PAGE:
Another week of baseball is in the books and as we begin the new week, it’s time to start focusing on league matchups for most teams around the CIF-SS. While some leagues began play last week, most will begin in earnest this week and boy are we in for a treat with some of the top leagues in the region.
There’s a twist this season due to the realignment of divisions that was rolled out by CIF that will cause a lot of confusion down the stretch and most certainly will result in heartbreak for some teams. But I’ll dive into that later let’s first get into some more important stuff.
In the last week we saw three coaches achieve some pretty incredible milestones for their schools and with this group of players.
At Corona del Mar, Coach John Emme won his 300th game as his Sea Kings beat Irvine 10-0. CdM has one of its best teams in recent memory and this season could end up being a special one for Emme in more ways than one.
At Cypress, Coach John Weber won his 250th game in a 5-2 victory over San Clemente. Weber has coached some very good players over the years and has a few on his roster this year. While the Centurions have scuffled out of the gate, you can never count them out in the Empire League.
At Aliso Niguel, Coach Craig Hansen won his 200th game over the aforementioned Cypress Centurions. Like Weber, Hansen has had his fair share of great ballplayers and the future is very bright for the Wolverines as they have a very good freshman and sophomore class.
League play presents a whole different set of challenges for teams and players. In a lot of cases players are going against kids they’ve faced or played with growing up. There’s the tradition of rivalries and, in some cases, there’s flat out distaste for one another.
In other words, it’s the best time of the baseball season.
The dugouts get a little louder; there’s a little more tension at the games; the parents chirp a little louder; and coaches who are the closest of friends off the field won’t speak to each other for a few days. It’s simply the best.
Around SoCal this year there are several leagues worth keeping an eye. Let’s take a look at a few of what I think should prove to be great theater this year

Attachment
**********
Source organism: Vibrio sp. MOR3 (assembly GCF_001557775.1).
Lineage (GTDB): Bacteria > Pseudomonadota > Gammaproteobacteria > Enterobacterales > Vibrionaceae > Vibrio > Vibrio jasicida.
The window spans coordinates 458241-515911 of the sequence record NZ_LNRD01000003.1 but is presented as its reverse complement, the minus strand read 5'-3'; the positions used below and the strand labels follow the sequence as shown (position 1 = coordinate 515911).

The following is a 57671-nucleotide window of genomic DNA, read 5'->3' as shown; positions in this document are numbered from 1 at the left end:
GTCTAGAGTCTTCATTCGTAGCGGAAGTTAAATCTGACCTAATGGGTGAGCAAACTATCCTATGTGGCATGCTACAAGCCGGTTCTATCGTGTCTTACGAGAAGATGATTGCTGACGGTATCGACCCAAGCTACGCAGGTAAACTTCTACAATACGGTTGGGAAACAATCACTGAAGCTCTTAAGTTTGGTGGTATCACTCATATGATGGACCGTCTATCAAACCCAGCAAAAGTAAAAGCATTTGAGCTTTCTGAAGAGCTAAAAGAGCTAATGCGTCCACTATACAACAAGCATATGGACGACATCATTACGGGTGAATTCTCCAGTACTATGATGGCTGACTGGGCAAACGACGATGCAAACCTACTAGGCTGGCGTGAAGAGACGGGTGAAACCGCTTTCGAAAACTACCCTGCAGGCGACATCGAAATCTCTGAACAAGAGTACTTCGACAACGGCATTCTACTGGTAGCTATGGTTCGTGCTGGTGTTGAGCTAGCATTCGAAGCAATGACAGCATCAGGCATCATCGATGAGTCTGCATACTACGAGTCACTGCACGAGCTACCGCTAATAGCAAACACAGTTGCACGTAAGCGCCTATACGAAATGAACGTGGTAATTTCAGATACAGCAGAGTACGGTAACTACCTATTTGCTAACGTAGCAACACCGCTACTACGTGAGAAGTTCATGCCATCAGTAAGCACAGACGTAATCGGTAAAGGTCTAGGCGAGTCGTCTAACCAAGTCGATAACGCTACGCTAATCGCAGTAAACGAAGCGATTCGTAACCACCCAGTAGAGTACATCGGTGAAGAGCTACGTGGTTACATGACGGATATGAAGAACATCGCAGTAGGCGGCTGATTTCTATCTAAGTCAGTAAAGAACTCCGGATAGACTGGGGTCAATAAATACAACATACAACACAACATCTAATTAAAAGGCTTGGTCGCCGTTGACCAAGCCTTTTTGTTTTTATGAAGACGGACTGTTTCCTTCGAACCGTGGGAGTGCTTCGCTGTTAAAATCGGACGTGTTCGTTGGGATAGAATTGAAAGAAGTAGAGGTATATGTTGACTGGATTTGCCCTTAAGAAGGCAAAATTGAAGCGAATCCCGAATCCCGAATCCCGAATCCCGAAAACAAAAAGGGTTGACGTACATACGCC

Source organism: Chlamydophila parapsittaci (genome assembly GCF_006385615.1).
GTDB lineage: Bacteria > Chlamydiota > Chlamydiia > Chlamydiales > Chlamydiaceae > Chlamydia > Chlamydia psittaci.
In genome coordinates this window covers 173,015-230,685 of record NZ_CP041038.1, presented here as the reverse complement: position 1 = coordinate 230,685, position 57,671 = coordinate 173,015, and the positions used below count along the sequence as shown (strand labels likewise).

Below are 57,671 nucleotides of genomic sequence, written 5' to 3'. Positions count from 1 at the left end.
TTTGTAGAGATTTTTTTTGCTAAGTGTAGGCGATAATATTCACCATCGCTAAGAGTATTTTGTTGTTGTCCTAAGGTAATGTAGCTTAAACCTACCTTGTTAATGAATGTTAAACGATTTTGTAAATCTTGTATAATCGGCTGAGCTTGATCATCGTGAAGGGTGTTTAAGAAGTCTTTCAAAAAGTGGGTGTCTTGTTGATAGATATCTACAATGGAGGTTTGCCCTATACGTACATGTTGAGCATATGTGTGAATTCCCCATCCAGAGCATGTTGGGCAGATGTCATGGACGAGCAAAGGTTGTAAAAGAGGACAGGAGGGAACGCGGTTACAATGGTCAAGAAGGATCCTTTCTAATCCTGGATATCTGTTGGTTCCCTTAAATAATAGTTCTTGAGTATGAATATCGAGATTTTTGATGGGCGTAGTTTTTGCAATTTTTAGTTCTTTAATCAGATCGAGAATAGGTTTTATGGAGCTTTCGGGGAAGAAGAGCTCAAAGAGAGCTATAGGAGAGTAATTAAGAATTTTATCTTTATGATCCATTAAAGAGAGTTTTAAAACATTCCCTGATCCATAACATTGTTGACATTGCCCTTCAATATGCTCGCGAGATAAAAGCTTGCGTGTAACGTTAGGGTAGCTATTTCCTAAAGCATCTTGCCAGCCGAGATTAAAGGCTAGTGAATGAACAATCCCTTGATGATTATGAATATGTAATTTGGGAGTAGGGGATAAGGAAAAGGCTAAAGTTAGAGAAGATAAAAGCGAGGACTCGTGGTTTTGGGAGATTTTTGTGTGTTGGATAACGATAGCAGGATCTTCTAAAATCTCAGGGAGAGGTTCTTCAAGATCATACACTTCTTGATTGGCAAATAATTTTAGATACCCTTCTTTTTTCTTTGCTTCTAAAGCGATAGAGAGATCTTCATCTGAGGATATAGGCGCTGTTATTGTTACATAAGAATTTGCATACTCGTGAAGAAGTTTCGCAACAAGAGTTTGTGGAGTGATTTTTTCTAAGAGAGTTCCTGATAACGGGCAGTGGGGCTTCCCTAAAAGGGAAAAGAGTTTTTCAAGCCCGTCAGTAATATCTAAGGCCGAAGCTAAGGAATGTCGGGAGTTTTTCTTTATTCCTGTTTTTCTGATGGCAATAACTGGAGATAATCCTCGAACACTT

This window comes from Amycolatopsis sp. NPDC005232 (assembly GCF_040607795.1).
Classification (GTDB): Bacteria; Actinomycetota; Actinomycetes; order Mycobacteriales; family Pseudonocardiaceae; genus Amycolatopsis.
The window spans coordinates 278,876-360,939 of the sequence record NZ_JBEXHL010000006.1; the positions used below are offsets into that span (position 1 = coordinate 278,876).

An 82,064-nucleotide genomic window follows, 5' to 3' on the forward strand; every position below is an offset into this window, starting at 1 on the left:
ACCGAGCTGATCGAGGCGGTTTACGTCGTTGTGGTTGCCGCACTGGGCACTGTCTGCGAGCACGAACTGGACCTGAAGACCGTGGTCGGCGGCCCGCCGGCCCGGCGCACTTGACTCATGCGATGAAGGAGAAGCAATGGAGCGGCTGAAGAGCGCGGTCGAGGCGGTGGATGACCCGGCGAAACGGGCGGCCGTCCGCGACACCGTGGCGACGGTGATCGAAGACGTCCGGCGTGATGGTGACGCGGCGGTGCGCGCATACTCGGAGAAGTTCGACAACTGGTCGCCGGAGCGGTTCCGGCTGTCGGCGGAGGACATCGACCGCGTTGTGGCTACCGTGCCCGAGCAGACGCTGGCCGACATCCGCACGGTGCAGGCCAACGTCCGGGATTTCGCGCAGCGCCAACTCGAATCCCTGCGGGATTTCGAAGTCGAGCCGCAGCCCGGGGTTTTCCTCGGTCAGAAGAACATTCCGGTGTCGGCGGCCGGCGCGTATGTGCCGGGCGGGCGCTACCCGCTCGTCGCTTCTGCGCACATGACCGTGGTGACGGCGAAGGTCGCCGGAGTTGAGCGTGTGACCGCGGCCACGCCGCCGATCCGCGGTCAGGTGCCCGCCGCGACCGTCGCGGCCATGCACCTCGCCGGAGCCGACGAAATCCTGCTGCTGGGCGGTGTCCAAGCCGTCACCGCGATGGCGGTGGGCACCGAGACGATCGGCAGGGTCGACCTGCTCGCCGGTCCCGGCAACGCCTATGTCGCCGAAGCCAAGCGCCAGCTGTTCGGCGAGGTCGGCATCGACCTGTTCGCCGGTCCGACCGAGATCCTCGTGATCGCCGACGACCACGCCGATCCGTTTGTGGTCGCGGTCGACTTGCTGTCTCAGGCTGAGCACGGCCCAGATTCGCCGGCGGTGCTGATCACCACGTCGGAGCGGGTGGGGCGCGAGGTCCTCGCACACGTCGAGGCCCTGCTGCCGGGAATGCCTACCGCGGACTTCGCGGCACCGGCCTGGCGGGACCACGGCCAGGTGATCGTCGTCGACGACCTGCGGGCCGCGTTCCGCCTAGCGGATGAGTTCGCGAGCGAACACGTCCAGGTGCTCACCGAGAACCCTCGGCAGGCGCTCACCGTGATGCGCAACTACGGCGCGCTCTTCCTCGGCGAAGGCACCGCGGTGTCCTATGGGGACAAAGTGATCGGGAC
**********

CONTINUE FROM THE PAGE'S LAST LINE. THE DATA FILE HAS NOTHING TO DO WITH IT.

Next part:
Mission League: Annually one of the top leagues in the state, if not the country. This year there’s the added bonus of having the potential number one overall pick in the 2017 MLB Draft playing in the league meaning there’s going to be 30+ scouts at each of Sherman Oaks Notre Dame’s games. The Knights responded by sweeping Loyola last week. So much for jitters. Harvard Westlake won a series against a stout Alemany team and their ace Daniel Ritcheson who many consider a pro prospect in his own right. The Wolverines have a solid senior class but their underclassmen ensure they’re built to last. Chaminade is quietly off to a 7-1 start despite losing a ton of talent off last years roster. Head coach Frank Mutz does a great job annually with his team and he’ll need that this week as his Eagles face Harvard Westlake for a huge three game series.Crespi will be improved, as should be St. Francis, but they’ll be hard pressed to crack the top four in league an earn a playoff spot.
South Coast League: Coming into the season everyone thought it would be El Toro, and their four Division I pitchers, then everyone else. Well, the Chargers have scuffled out the gate while Mission Viejo is playing great baseball having reached the finals of the Lerner Division of the Newport Elks Tournament. Tanner Bibee is a bona-fide ace and has the attention of pro scouts. While many believe he’ll end up at Cal State Fullerton, scouts I’ve spoken to tell me he’s climbing boards fast with each outing. El Toro has time to right the ship and I fully expect they will. They’ll get a huge shot again Mater Dei this week before turning back to league on Thursday. Capo Valley, San Clemente, and Aliso Niguel all have the roster that can propel them to the top of the league and I wouldn’t be surprised if that happened. All are well coached, and all have been there before in recent years. This is going to be a great league race.